Administration engaged in actions that both harmed our national
security and are morally repugnant.
Perhaps more important than all of this, in the short term, is that Reid has just signaled to a Democratic base which is concerned that its leaders are afraid to use the filibuster to oppose Judge Alito's nomination that they are ready to fight on all fronts of their agenda.
This was a bold and powerful move.
Monday, October 10, 2005
Barbara Boxer For President Petition
Friday, September 30, 2005
Bush's Nickname for Barbara Boxer
Bush nickname resource.
(A rare instance of semi-cleverness on Bush's part)
Wednesday, August 31, 2005
Once Again, President Boxer Shows Leadership
Thursday, July 28, 2005
Question for "Justice" Roberts
Judge Roberts, if someone, like a Vice President, is party to an upcoming case on the Supreme Court's calendar invites you to go duck hunting, what will you do?
Thursday, July 07, 2005
President of the Sandra Day O’Connor Fan Club?!
NY Times: “Democrats Adopt O’Connor as Model for Bush Court Pick,” by Adam Nagourney, July 7, 2005.When I saw this headline on nytimes.com, I hoped that somehow it might not be true. But it is. Read it and weep, or vomit.
Wednesday, June 22, 2005
Sen. Boxer & the Senate Honor Roll Call
According to the New York Times, the signatories in addition to Sen. Boxer are: Sens. Joseph R. Biden Jr. (Del.), Maria Cantwell (Wash.), Jon Corzine (N.J.), Richard J. Durbin (Ill.), Dianne Feinstein (Calif.), Tom Harkin (Iowa), Edward M. Kennedy (Mass.), Frank R. Lautenberg (N.J.), Patrick J. Leahy (Vt.), Joseph I. Lieberman (Conn.), Barbara A. Mikulski (Md.), Bill Nelson (Fla.), Charles E. Schumer (N.Y.), Debbie Stabenow (Mich.), and Ron Wyden (Ore.).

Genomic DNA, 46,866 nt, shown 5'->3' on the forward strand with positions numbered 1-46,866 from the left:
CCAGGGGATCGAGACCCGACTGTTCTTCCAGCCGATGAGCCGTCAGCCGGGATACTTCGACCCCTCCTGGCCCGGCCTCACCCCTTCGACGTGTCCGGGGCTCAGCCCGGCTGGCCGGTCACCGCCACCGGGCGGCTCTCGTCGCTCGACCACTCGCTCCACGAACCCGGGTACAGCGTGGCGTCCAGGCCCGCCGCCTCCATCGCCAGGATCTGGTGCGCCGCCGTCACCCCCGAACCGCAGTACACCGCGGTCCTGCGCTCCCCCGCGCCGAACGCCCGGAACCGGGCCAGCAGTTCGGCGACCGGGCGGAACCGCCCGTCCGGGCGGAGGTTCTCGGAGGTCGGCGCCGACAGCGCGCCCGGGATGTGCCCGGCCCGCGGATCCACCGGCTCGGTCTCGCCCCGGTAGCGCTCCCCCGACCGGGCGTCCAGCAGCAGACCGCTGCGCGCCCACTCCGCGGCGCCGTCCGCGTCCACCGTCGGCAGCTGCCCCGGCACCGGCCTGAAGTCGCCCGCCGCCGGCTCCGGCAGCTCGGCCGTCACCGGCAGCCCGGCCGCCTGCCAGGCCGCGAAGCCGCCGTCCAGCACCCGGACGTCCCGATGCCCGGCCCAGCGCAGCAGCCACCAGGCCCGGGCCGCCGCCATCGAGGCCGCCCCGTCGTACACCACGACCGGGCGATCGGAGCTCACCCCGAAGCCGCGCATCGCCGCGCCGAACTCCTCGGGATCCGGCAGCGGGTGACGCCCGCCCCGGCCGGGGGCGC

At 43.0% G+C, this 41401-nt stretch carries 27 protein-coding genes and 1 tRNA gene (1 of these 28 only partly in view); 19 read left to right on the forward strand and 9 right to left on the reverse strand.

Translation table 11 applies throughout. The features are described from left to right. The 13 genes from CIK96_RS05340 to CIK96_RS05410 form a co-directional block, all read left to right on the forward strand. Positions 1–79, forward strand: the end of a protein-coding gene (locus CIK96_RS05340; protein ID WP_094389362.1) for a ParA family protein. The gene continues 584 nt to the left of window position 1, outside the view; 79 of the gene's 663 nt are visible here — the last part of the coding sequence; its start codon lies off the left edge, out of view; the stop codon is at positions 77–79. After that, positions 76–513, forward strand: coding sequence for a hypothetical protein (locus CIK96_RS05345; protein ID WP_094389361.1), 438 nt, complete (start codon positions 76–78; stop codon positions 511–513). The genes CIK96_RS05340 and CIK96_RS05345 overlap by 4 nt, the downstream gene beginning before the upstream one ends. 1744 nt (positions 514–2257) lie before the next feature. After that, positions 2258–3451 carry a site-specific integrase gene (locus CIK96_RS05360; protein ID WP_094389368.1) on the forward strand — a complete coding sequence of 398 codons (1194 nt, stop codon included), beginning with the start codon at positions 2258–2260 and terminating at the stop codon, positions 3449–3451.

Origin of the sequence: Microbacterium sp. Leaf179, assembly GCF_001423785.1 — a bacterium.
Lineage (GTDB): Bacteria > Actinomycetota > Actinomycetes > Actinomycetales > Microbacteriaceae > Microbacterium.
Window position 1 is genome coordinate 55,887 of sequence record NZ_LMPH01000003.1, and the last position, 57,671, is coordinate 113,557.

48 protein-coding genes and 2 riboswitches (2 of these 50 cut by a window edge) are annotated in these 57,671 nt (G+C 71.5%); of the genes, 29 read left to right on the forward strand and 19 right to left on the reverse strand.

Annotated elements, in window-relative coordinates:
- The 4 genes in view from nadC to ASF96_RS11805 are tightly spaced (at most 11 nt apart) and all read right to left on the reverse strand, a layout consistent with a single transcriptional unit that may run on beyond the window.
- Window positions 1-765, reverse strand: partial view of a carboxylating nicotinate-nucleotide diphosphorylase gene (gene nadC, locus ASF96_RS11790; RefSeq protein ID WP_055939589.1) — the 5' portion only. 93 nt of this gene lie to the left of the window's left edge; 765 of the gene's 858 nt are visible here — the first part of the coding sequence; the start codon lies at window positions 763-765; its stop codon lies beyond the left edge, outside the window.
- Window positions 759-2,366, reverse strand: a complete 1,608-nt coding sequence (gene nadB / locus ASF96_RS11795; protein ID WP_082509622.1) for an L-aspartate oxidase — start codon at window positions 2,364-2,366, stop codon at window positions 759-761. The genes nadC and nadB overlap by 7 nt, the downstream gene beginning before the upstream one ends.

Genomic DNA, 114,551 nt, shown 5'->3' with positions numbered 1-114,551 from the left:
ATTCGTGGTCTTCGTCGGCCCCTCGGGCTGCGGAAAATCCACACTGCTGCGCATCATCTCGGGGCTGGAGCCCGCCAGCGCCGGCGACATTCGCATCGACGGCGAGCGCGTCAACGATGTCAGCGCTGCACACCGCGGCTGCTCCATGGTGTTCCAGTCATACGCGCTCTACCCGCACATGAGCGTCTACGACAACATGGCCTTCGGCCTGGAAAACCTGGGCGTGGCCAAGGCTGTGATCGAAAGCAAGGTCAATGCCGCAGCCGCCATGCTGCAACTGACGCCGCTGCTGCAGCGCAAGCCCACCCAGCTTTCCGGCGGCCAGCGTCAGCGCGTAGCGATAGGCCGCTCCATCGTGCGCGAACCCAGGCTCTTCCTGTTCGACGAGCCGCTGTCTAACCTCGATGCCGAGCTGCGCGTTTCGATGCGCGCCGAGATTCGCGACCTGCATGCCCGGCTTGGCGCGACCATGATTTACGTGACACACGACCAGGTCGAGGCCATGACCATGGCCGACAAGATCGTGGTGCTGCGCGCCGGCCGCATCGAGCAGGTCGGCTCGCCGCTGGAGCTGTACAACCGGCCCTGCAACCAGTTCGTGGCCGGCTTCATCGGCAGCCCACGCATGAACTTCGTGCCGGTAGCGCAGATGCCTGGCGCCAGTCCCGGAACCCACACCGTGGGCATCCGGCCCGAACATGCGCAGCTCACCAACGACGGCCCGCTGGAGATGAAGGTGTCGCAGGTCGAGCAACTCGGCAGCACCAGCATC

I know. Only sixteen. It’s a start.
If your senator or senators aren’t on the list, why not just pick up the phone? Call the Capitol switchboard toll-free at (800) 839-5276.
[Note: This item was published previously, in slightly different form, at The Rittenhouse Review.]
Thursday, June 16, 2005
I Wish They All Could Be California Women
San Francisco Rep. Nancy Pelosi, leader of the House's minority Democrats, raised the stakes on the debate over the war in Iraq on Tuesday by introducing a resolution that if enacted would set the stage for the withdrawal of American forces from Iraq.
Pelosi's proposal, which she offered as an amendment to the $428 billion military appropriations bill, would direct that within 30 days of the legislation's adoption, President Bush "report on a strategy for success in Iraq.'' The House is expected to take up the bill Thursday.